Two cultures of the posthuman future

History and Theory 58 (2):171-184 (2019)
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The posthuman has been looming large on the human horizon lately. Yet there is no shared understanding of what a posthuman future could possibly mean, and the tension between a technological‐scientific prospect of posthumanity and the critical posthumanist scholarship of the humanities is growing palpable. Whereas the former harbors a novel sense of historicity signaled by the expectation of an evental change to bring about the technological posthuman as a previously nonexistent and other‐than‐human central subject, the latter theorizes a postanthropocentric subjectivity of beings still human. In doing so, it extends the already familiar emancipatory concerns of the human world over the nonhuman, with special attention paid to the ecological other. Despite the occasional claims of critical posthumanism to bring humanities and technological‐scientific approaches to a shared platform, the prospect of technological beings of unparalleled power and the ecotopia of species equality do not fit together very well. In this article I argue that, in their present shape, technological posthumanity and critical posthumanism represent hardly reconcilable social imaginaries and two cultures of the posthuman future. My intervention is a plea for developing a more profound and mutual understanding of both. Instead of advocating particular agendas that nevertheless claim validity for the entirety of planetary life and the entire scholarly enterprise of knowledge‐production, we could invest more in efforts to come to grips with both social imaginaries and venture jointly into the creation of the conceptual tools of a new knowledge economy of understanding the rapidly changing world and our own (post)human prospects.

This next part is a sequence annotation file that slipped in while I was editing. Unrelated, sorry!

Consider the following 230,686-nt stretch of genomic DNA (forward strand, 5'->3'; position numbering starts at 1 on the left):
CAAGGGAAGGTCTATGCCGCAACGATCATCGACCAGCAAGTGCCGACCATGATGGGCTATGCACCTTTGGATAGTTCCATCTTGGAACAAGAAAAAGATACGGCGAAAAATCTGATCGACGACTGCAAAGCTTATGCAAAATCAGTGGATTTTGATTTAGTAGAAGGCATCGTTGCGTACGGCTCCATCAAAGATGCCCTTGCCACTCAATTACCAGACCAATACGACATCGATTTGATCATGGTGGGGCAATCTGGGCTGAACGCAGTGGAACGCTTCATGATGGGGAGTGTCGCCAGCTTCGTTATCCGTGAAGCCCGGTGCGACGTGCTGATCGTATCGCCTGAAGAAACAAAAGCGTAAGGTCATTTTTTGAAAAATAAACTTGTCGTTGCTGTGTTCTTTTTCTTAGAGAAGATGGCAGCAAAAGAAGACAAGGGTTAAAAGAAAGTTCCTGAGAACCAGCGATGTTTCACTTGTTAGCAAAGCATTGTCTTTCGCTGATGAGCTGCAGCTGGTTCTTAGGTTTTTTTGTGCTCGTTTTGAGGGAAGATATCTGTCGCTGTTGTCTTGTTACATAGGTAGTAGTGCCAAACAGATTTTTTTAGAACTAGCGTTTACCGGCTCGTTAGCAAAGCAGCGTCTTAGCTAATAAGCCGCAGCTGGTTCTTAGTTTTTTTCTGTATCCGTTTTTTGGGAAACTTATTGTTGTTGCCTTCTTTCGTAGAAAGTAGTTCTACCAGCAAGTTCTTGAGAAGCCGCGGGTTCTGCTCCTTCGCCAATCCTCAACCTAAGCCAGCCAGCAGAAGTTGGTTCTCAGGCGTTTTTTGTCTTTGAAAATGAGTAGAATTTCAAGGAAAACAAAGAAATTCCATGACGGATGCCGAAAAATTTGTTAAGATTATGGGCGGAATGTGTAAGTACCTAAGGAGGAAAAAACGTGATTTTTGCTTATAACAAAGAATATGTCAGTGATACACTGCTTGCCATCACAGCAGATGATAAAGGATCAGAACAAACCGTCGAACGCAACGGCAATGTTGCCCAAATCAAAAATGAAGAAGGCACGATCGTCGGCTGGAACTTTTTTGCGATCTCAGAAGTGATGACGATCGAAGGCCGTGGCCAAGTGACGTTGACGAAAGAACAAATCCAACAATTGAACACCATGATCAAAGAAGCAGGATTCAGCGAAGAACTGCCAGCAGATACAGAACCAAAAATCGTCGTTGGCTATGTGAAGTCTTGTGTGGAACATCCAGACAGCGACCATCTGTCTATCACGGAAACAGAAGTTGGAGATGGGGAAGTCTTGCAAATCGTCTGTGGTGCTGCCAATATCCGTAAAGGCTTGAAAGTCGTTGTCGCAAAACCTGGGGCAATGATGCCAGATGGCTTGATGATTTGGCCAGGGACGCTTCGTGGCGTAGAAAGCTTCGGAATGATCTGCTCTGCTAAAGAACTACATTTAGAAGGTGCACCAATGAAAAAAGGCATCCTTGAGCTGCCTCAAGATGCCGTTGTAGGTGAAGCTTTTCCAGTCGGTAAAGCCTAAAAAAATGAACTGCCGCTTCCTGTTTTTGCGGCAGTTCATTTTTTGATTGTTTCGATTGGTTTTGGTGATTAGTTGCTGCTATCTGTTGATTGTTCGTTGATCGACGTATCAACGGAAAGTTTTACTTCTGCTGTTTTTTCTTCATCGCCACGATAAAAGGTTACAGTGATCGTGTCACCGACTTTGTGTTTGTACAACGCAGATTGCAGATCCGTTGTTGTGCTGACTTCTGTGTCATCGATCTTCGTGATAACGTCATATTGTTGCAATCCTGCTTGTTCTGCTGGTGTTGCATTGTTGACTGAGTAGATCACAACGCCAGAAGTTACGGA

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Archival date: 2019-06-17
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